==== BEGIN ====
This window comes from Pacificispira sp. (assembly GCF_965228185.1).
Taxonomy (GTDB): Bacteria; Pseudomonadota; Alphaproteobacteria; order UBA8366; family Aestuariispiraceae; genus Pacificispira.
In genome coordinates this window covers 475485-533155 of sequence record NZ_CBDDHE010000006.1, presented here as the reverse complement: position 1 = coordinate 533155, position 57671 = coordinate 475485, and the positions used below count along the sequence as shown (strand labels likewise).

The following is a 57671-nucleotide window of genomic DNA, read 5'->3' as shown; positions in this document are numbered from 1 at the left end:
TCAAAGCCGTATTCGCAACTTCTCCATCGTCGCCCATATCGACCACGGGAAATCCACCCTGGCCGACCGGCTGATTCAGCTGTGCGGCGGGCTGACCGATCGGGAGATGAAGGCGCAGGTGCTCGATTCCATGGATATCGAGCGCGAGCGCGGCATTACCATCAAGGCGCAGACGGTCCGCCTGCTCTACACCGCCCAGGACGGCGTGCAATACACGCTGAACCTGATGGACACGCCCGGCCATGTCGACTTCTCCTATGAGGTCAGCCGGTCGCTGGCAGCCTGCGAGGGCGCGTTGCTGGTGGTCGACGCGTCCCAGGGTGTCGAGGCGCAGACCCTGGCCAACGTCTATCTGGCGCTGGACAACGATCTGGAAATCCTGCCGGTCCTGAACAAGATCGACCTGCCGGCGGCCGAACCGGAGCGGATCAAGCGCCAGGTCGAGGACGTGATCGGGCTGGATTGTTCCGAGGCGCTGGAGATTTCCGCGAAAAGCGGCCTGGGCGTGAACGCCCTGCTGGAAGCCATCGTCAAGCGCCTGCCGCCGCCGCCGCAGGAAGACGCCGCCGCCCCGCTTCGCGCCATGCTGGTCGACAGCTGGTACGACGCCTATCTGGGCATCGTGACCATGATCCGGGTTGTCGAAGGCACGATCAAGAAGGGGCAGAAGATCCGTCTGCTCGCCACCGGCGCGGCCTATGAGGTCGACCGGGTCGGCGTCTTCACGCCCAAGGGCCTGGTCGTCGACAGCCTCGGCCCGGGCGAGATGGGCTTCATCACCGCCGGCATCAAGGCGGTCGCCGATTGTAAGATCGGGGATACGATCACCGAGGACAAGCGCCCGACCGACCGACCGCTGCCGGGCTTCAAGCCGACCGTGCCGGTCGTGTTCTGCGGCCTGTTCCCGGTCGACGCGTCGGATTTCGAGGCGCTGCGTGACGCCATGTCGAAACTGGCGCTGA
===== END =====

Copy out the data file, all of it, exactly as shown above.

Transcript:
This window comes from Pacificispira sp. (assembly GCF_965228185.1).
Taxonomy (GTDB): Bacteria; Pseudomonadota; Alphaproteobacteria; order UBA8366; family Aestuariispiraceae; genus Pacificispira.
In genome coordinates this window covers 475485-533155 of sequence record NZ_CBDDHE010000006.1, presented here as the reverse complement: position 1 = coordinate 533155, position 57671 = coordinate 475485, and the positions used below count along the sequence as shown (strand labels likewise).

The following is a 57671-nucleotide window of genomic DNA, read 5'->3' as shown; positions in this document are numbered from 1 at the left end:
TCAAAGCCGTATTCGCAACTTCTCCATCGTCGCCCATATCGACCACGGGAAATCCACCCTGGCCGACCGGCTGATTCAGCTGTGCGGCGGGCTGACCGATCGGGAGATGAAGGCGCAGGTGCTCGATTCCATGGATATCGAGCGCGAGCGCGGCATTACCATCAAGGCGCAGACGGTCCGCCTGCTCTACACCGCCCAGGACGGCGTGCAATACACGCTGAACCTGATGGACACGCCCGGCCATGTCGACTTCTCCTATGAGGTCAGCCGGTCGCTGGCAGCCTGCGAGGGCGCGTTGCTGGTGGTCGACGCGTCCCAGGGTGTCGAGGCGCAGACCCTGGCCAACGTCTATCTGGCGCTGGACAACGATCTGGAAATCCTGCCGGTCCTGAACAAGATCGACCTGCCGGCGGCCGAACCGGAGCGGATCAAGCGCCAGGTCGAGGACGTGATCGGGCTGGATTGTTCCGAGGCGCTGGAGATTTCCGCGAAAAGCGGCCTGGGCGTGAACGCCCTGCTGGAAGCCATCGTCAAGCGCCTGCCGCCGCCGCCGCAGGAAGACGCCGCCGCCCCGCTTCGCGCCATGCTGGTCGACAGCTGGTACGACGCCTATCTGGGCATCGTGACCATGATCCGGGTTGTCGAAGGCACGATCAAGAAGGGGCAGAAGATCCGTCTGCTCGCCACCGGCGCGGCCTATGAGGTCGACCGGGTCGGCGTCTTCACGCCCAAGGGCCTGGTCGTCGACAGCCTCGGCCCGGGCGAGATGGGCTTCATCACCGCCGGCATCAAGGCGGTCGCCGATTGTAAGATCGGGGATACGATCACCGAGGACAAGCGCCCGACCGACCGACCGCTGCCGGGCTTCAAGCCGACCGTGCCGGTCGTGTTCTGCGGCCTGTTCCCGGTCGACGCGTCGGATTTCGAGGCGCTGCGTGACGCCATGTCGAAACTGGCGCTGA